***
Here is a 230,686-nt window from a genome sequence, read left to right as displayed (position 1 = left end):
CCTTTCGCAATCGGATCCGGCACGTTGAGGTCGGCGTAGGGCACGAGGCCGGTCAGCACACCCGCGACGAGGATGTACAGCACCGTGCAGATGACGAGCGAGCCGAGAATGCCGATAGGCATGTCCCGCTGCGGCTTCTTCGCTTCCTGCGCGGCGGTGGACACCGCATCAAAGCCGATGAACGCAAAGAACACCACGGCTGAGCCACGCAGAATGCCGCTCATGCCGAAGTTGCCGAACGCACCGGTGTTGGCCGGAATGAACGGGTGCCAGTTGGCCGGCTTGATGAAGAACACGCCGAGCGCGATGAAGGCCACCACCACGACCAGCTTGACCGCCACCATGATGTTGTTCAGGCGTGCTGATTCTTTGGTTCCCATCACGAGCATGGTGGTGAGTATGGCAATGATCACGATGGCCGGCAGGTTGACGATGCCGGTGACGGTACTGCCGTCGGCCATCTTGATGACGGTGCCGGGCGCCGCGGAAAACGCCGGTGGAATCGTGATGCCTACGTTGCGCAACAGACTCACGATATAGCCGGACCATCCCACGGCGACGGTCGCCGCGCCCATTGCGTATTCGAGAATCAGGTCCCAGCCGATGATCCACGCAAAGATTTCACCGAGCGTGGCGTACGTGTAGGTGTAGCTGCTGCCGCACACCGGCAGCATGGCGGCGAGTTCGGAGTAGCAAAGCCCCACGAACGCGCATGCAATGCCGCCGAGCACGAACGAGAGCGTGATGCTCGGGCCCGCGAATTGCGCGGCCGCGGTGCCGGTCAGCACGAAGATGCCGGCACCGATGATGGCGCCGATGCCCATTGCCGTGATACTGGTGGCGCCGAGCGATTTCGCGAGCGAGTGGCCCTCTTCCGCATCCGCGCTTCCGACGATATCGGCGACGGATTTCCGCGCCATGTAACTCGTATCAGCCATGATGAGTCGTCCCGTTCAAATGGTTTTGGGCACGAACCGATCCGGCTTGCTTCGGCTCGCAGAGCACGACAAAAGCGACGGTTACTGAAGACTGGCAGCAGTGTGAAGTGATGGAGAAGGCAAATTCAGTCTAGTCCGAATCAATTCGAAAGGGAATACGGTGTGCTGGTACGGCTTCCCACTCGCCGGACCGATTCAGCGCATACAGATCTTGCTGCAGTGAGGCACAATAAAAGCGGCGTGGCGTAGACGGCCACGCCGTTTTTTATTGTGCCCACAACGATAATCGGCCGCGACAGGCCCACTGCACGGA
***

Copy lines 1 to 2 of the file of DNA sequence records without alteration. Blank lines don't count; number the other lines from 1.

Here is a 230,686-nt window from a genome sequence, read left to right as displayed (position 1 = left end):
CCTTTCGCAATCGGATCCGGCACGTTGAGGTCGGCGTAGGGCACGAGGCCGGTCAGCACACCCGCGACGAGGATGTACAGCACCGTGCAGATGACGAGCGAGCCGAGAATGCCGATAGGCATGTCCCGCTGCGGCTTCTTCGCTTCCTGCGCGGCGGTGGACACCGCATCAAAGCCGATGAACGCAAAGAACACCACGGCTGAGCCACGCAGAATGCCGCTCATGCCGAAGTTGCCGAACGCACCGGTGTTGGCCGGAATGAACGGGTGCCAGTTGGCCGGCTTGATGAAGAACACGCCGAGCGCGATGAAGGCCACCACCACGACCAGCTTGACCGCCACCATGATGTTGTTCAGGCGTGCTGATTCTTTGGTTCCCATCACGAGCATGGTGGTGAGTATGGCAATGATCACGATGGCCGGCAGGTTGACGATGCCGGTGACGGTACTGCCGTCGGCCATCTTGATGACGGTGCCGGGCGCCGCGGAAAACGCCGGTGGAATCGTGATGCCTACGTTGCGCAACAGACTCACGATATAGCCGGACCATCCCACGGCGACGGTCGCCGCGCCCATTGCGTATTCGAGAATCAGGTCCCAGCCGATGATCCACGCAAAGATTTCACCGAGCGTGGCGTACGTGTAGGTGTAGCTGCTGCCGCACACCGGCAGCATGGCGGCGAGTTCGGAGTAGCAAAGCCCCACGAACGCGCATGCAATGCCGCCGAGCACGAACGAGAGCGTGATGCTCGGGCCCGCGAATTGCGCGGCCGCGGTGCCGGTCAGCACGAAGATGCCGGCACCGATGATGGCGCCGATGCCCATTGCCGTGATACTGGTGGCGCCGAGCGATTTCGCGAGCGAGTGGCCCTCTTCCGCATCCGCGCTTCCGACGATATCGGCGACGGATTTCCGCGCCATGTAACTCGTATCAGCCATGATGAGTCGTCCCGTTCAAATGGTTTTGGGCACGAACCGATCCGGCTTGCTTCGGCTCGCAGAGCACGACAAAAGCGACGGTTACTGAAGACTGGCAGCAGTGTGAAGTGATGGAGAAGGCAAATTCAGTCTAGTCCGAATCAATTCGAAAGGGAATACGGTGTGCTGGTACGGCTTCCCACTCGCCGGACCGATTCAGCGCATACAGATCTTGCTGCAGTGAGGCACAATAAAAGCGGCGTGGCGTAGACGGCCACGCCGTTTTTTATTGTGCCCACAACGATAATCGGCCGCGACAGGCCCACTGCACGGA